We are all super excited about the upcoming events. The time has come to prove our true commitment to GLOBE.  The semester is coming to an end so we are all starting to feel the burden of all the work accumulating, but we still manage to give it our all.  Preparing for these events have been a major part of our semester but all of the important dates are right around the corner.  It is too late to give up now; our class has to finish with the same enthusiasm and focus we started with.  Dr. Sama has done a great job at keeping us intrigued and keeping the spark going.  Not once has there been a dull moment in the class.  There is always so much to learn and get done.  Things were slightly switched up today because we had to bring in article instead of presenting our weekly readings.  Everyone acquired important information that can maybe even help GLOBE in the future.
 
Today our first draft of the research paper was due.   While writing my part of the research paper I came across common difficulties that have come with technology.  One of them being that at times people underestimate time and cost.  With underestimating time comes the postponing of a project.  By underestimating cost, the budget might not cover the project.  Both circumstances are detrimental to the process of helping a developing country.  It is vital for managers to be realistic about upfront and on-going costs because the conditions under which people in under-developed countries are living in have to be worked upon without delay. Systems that will support an MFI over the long term can be expensive. The purchase price of hardware and software usually accounts for only fifteen percent of the total cost of implementation. The majority of information system expenses are incurred in staff time, training, and adapting operations to the new system. Technology will also be an on-going expense as an MFI’s operations respond to changing client needs and regulatory and economic environments. An annual budget for information technology maintenance should not exceed 12−15 percent of an MFI’s revenues.

One of the most significant findings in the last 50 years is that a large share of economic growth, more than one-third, is driven by technological advance.  Capital and labor accounted for less than two-thirds of growth. The remainder was technology. The reason computers and software had such a powerful influence was that their effect was not limited to a single industry. Information technology (IT) could generate substantial spillover effects into other sectors. Examples include local area networks, computer-aided design (CAD-CAM), electronic banking, Internet retailing, statistical quality control, computerized inventory control, and faster communication of ideas. Industrial firms could use computers to reduce cycle times, achieve fewer defects, control inventory, and do specialized production runs tailoring manufacturing to demand.

The relationship between technology and microfinance evolves continuously. Throughout the years, the new devices do basically the same things; these are: capturing and analyzing data. This means that the actual technologies are not a major innovation, but what is innovative is what these technologies have done in the underdeveloped world.  For example, smart cards, credit cards and debit cards are popular now in the microfinance world.   Some institutions are even using them to process microloans.  The networking of branches is quickly becoming a requirement in the industry. The difficulty with this delivery channel is the cash part of the operation and being able to get beyond simple financial transactions.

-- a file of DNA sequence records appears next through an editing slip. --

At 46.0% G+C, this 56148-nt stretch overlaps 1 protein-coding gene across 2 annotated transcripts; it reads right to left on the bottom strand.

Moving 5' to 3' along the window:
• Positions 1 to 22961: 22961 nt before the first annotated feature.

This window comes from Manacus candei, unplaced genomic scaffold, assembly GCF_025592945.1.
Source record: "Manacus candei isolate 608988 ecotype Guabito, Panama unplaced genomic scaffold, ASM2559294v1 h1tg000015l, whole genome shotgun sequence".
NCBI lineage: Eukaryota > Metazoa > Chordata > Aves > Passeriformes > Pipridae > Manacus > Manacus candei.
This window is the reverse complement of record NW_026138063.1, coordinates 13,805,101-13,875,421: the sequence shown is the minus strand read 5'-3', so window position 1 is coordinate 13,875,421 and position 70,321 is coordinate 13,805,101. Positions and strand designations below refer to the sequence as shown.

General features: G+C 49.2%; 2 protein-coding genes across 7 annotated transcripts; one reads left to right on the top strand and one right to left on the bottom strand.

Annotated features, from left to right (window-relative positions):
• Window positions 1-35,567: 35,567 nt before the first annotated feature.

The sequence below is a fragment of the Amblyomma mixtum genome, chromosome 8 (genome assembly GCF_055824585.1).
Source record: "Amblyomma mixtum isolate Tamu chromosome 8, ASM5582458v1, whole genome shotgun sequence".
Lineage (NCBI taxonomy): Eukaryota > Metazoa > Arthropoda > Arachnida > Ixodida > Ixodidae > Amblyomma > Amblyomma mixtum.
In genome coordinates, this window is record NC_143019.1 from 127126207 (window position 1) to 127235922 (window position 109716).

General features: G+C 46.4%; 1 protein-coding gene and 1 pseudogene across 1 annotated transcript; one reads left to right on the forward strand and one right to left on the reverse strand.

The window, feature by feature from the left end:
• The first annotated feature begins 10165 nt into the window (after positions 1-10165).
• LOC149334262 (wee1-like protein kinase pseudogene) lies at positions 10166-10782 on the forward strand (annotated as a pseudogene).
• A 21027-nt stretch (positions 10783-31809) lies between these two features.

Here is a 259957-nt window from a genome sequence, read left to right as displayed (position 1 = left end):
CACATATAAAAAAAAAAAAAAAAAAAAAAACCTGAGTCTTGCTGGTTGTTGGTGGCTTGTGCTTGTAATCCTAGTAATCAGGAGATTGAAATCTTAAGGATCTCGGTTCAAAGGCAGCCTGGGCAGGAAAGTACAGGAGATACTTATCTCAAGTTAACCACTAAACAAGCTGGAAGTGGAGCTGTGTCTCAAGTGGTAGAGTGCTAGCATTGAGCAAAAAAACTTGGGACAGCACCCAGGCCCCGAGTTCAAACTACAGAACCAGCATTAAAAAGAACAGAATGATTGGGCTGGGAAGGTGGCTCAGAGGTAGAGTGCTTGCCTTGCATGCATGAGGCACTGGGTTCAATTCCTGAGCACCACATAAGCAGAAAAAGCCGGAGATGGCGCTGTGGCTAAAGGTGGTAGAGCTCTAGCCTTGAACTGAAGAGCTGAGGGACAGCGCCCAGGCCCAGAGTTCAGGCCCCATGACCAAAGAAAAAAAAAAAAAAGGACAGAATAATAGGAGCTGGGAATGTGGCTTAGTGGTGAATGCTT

Friday, June 7, 2013

Marketing and Fundraising Team: Log # 7 by Jessica Avenia-Gamba


GLOBE may not be at the level of success we would like it to be, but that does not mean it is not making progress. Although our repayment rate is not as great as it could be and our borrowers are difficult to keep track of, I sincerely believe the organization is making an impact, both locally and globally. We are raising awareness in our community, recognizing our mistakes, and proposing solutions just as social entrepreneurs should be doing. 

Our discussion in class made me realize that we cannot expect people who have never had the responsibility or capacity to build credit to know the meaning of repayment. We are aware that they are a major risk, but as a social action-driven organization, we are willing to take that chance. We fail to understand that our borrowers also know they are a risk for us and as a result they lack the confidence to manage their own business successfully. For this reason I suggested that it is crucial for GLOBE to focus on finding a way to educate the people we seek and provide them with the proper tools to succeed in their businesses and educate them on the importance of credit.

The article on social entrepreneurship was also very helpful in understanding the world of microfinance and microloans. It is essential that we differentiate the work we are doing with GLOBE from the work of other social action organizations that do not promote entrepreneurship. For example, although social activists are motivated by change, their methods are less direct. These types of groups are working with social systems already in place and pushing for modifications to improve them. Social entrepreneurs are innovative thinkers seeking to create an entirely new system that will change society as a whole. This does not mean that social entrepreneurs sometimes do not use the same tactics as social activists and traditional nonprofit organizations. It simply means that we set boundaries and understand differences; otherwise, it gives the public the opportunity to find flaws in the organization and ultimately ignore the cause altogether.